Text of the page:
“I don’t object to anything Mark just said, but the reality is we have a region where transit is a problem in many places,” Evans said. “Part of the problem is getting into neighborhoods where people are landlocked, getting out to major thoroughfares. Maybe expansion of (SMART) helps to create at least the first generation of transit before folks get to the (next). But it’s not going to happen until the three of us sit down and … come to some decisions about where we give a little, where we take a little. But it needs to happen. I think the pandemic showed significantly, along with health care, the problems you have when you don’t have the mobility to get from one place to another.”

Coulter noted how COVID-19 has been disruptive to the transit industry, with ridership down.

“We have new challenges to build a transit system, but … when I talk about transit, I’m talking about can we get to a BRT (bus rapid transit, where high-capacity buses operate in dedicated center-running bus lanes), or a light rail transit, which is a lot more expensive, or something really transit-oriented above and beyond the mobility SMART offers,” Coulter said. “But first, we have to make sure that SMART and (The Detroit Department of Transportation) are shored up and that they can provide the backbone — it doesn’t do any good to have a line up Woodward if the SMART route down Nine Mile, Eight Mile and M-59 can’t get you there. So, it’s a coordinated, complicated issue, but we’re not going to give up.”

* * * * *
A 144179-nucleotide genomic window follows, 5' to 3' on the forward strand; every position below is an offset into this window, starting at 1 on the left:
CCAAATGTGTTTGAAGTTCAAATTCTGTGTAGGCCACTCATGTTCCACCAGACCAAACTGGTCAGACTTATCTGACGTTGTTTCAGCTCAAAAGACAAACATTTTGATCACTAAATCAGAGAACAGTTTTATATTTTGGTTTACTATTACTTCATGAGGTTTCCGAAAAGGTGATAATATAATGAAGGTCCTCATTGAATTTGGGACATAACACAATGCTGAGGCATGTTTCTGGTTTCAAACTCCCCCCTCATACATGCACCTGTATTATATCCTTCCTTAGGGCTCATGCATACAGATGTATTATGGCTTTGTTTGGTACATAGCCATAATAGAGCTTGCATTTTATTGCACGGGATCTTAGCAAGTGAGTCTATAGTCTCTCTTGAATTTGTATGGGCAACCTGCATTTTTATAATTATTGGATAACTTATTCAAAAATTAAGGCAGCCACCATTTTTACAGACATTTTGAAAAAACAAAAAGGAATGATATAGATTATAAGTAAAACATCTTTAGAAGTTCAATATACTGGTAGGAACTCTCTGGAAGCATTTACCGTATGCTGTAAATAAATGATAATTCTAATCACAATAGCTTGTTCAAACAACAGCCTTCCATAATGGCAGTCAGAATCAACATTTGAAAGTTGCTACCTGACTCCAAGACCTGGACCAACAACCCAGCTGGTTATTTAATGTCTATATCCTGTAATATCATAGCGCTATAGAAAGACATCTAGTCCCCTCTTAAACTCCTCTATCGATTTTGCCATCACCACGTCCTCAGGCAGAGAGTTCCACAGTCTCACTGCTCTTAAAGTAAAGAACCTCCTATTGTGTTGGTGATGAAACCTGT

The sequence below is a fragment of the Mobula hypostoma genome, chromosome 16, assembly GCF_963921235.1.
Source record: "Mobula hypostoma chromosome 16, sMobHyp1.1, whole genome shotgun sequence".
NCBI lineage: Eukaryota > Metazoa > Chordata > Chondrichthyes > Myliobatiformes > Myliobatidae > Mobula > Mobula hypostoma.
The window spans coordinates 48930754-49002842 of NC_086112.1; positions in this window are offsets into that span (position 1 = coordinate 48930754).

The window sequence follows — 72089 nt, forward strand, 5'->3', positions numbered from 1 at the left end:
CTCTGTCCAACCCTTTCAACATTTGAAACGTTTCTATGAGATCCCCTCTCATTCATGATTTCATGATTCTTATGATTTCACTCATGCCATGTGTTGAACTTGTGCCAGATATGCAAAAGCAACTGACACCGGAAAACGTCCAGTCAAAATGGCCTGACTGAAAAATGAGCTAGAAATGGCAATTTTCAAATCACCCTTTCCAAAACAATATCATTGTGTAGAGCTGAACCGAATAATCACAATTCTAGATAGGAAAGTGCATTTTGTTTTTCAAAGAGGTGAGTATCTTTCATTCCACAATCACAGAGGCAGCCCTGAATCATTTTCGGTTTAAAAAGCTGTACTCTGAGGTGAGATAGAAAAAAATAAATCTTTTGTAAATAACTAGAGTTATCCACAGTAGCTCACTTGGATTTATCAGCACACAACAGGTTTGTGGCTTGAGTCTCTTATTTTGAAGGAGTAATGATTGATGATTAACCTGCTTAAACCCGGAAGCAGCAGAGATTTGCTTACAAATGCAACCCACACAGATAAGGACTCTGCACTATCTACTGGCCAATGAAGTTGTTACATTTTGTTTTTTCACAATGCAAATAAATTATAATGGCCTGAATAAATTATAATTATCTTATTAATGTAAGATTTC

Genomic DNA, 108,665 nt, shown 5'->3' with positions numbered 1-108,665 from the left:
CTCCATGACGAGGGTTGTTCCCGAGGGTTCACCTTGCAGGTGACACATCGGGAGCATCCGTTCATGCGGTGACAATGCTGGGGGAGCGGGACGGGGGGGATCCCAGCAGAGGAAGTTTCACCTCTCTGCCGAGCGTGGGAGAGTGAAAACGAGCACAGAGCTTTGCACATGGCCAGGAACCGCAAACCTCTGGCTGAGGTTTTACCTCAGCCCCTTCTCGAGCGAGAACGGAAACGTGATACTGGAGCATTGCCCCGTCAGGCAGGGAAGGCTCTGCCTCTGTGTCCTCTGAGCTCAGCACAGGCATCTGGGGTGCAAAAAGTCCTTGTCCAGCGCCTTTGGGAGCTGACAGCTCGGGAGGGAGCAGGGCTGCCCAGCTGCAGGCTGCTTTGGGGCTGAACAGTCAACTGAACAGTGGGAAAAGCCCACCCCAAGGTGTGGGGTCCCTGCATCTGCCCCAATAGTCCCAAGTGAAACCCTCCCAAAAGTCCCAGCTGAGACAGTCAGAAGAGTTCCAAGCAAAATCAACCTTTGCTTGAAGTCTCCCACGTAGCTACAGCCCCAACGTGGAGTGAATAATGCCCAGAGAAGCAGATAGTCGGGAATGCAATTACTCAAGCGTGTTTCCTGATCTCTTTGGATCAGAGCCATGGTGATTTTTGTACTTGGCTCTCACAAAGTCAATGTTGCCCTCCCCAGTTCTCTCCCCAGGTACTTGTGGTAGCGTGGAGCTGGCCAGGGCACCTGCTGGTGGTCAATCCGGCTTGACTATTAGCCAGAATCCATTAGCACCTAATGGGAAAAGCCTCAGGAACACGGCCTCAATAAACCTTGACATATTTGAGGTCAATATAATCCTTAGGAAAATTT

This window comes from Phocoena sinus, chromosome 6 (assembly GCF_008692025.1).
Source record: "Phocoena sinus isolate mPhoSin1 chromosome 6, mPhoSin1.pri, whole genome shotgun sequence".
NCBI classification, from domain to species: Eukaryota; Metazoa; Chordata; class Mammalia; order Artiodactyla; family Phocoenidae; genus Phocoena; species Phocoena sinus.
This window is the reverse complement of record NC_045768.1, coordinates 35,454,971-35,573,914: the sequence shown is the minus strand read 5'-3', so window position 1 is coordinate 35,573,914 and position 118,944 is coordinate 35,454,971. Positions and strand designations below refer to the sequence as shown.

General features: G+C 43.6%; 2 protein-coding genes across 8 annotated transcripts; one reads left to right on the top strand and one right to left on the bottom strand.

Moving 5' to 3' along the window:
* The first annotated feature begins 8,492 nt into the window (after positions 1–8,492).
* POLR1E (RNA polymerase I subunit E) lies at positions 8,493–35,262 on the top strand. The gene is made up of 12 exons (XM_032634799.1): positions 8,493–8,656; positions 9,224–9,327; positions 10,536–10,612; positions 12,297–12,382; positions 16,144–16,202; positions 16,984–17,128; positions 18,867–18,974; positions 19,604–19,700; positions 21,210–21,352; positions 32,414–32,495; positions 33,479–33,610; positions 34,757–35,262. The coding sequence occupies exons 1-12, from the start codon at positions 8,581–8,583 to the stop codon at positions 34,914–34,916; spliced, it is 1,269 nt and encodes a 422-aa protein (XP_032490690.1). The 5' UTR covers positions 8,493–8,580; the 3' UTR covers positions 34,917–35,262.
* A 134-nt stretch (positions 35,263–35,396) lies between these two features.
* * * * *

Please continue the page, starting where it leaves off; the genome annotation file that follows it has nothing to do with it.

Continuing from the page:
Hackel continued to insist on SMART as the solution.

“There isn’t anything SMART can’t do. If there’s a baseline where everyone has bought into the system … and where there is not one community that has opted out, it would be amazing the amount of money that would be brought into the system, and that would provide solutions for whatever we’re talking about, even if it is light rail and if they’re talking about getting into those neighborhoods,” Hackel said. “SMART does that for Macomb County residents no matter where you’re at — if you’re up in Richmond, if you’re in Romeo, if you’re down in Eastpointe, they are our solution, and if we have questions and concerns, they’re always at the table having those conversations. So, what I say is let’s make it SMART-er — let’s add to one we know has had a tremendous value here in this region, and let’s all get on board by all doing what Macomb County has been doing since the 1990s.”


On using COVID-19 funds to rebuild infrastructure
Coulter said the current COVID-19 funds coming from the federal government aren’t enough.

“The state of Michigan is going to get somewhere close to $8 billion from the infrastructure package … but the reality is that (the bulk of it) goes to MDOT and state roads (rather than counties),” Coulter said.  “In Oakland County, we’ve done the math, and we’re going to get about $3 million a year for the next four or five years. Just to put that in perspective, we could redo half a mile of a five-lane road. So that’s not going to significantly impact the local roads and county roads we have.